New evidence shows that if you speak up, people will consider you a leader as long as you say something—anything—even if you’re wrong.
A University of California study set up four-person teams and asked each to organize a nonprofit group. After the videotaped work sessions, team members and outside judges rated participants on their levels of influence and competence.
Everyone rated those who spoke up as higher in “general intelligence,” while quieter team members were tagged as more “conventional” or “uncreative.”
And did the talkers actually have more to say?
To answer that question, the researchers ran a second study with new volunteers who competed in teams to solve math problems from the GMAT, the standard graduate school entrance exam. Once again, people who spoke up more often were more likely to be considered leaders—and smarter, too.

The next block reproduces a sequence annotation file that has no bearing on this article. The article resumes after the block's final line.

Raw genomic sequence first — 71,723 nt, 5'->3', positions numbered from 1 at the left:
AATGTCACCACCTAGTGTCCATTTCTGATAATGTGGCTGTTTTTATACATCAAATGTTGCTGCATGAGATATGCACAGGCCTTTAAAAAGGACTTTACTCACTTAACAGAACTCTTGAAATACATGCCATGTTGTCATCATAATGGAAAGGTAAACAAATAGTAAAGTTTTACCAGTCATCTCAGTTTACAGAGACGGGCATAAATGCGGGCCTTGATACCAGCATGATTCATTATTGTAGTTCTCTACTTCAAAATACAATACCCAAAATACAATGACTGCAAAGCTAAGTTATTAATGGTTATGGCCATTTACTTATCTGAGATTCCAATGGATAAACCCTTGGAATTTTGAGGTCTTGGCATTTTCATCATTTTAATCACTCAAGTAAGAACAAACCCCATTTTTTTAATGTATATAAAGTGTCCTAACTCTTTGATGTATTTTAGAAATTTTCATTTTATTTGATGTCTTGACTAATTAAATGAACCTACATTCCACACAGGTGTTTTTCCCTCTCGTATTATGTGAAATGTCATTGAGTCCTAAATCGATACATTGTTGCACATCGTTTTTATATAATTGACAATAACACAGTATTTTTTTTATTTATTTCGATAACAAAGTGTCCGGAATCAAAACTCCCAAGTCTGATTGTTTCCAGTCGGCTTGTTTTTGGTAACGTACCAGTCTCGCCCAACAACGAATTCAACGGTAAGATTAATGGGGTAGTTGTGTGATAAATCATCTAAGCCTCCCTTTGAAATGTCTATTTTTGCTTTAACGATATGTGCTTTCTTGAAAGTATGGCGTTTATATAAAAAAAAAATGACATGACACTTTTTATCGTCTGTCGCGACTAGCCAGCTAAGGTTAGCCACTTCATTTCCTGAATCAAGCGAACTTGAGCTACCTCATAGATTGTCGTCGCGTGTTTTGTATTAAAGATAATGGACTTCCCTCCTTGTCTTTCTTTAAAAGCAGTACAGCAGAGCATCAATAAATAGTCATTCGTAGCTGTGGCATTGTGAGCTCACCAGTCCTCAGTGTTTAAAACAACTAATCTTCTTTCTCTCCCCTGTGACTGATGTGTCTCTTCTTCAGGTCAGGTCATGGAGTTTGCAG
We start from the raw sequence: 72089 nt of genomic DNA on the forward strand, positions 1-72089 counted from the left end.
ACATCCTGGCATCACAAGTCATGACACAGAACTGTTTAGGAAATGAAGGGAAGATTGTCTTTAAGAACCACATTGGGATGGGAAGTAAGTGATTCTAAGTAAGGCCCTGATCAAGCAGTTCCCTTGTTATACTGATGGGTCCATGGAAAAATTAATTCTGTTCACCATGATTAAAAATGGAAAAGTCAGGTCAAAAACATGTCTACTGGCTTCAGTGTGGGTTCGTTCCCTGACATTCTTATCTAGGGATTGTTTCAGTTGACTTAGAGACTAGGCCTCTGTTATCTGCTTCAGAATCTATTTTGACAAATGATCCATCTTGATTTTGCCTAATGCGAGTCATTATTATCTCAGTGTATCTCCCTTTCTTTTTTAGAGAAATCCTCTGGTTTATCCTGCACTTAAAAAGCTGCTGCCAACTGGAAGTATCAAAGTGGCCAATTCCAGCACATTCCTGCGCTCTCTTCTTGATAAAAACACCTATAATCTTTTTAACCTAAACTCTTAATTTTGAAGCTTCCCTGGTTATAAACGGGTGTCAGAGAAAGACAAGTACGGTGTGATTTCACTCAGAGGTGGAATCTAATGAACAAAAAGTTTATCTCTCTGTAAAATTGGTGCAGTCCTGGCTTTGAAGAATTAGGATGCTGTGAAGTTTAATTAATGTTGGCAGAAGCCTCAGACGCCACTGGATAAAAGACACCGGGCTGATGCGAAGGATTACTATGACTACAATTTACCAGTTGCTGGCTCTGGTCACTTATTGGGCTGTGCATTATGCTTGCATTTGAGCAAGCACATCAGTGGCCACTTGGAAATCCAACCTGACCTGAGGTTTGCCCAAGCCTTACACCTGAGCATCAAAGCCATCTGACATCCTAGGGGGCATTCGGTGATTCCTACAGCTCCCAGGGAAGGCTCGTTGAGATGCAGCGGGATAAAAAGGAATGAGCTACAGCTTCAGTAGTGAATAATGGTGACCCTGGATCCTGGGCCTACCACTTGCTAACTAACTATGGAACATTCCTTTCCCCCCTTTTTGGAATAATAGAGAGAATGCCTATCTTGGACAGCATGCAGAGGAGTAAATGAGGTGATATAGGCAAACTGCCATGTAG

The ones rated highest weren’t the people who offered the most correct answers, only the most answers. Neither were their actual SAT scores the best. Even though they weren’t any more competent than their teammates, these “dominant individuals behaved as if they were,” a researcher said.
And team members fell for it. Nearly always—94% of the time—they used the first answer shouted out.
Lesson: Although it also says a lot about how superficially people choose leaders, this set of studies does offer one clear message to those in search of a promotion: Speak up.
— Adapted from “Why Bosses Tend to Be Blowhards,” Jeffrey Kluger, Time.